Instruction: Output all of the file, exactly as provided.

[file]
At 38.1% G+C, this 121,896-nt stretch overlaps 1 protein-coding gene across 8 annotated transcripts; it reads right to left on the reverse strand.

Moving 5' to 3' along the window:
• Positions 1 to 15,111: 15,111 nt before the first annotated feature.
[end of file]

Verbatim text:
At 38.1% G+C, this 121,896-nt stretch overlaps 1 protein-coding gene across 8 annotated transcripts; it reads right to left on the reverse strand.

Moving 5' to 3' along the window:
• Positions 1 to 15,111: 15,111 nt before the first annotated feature.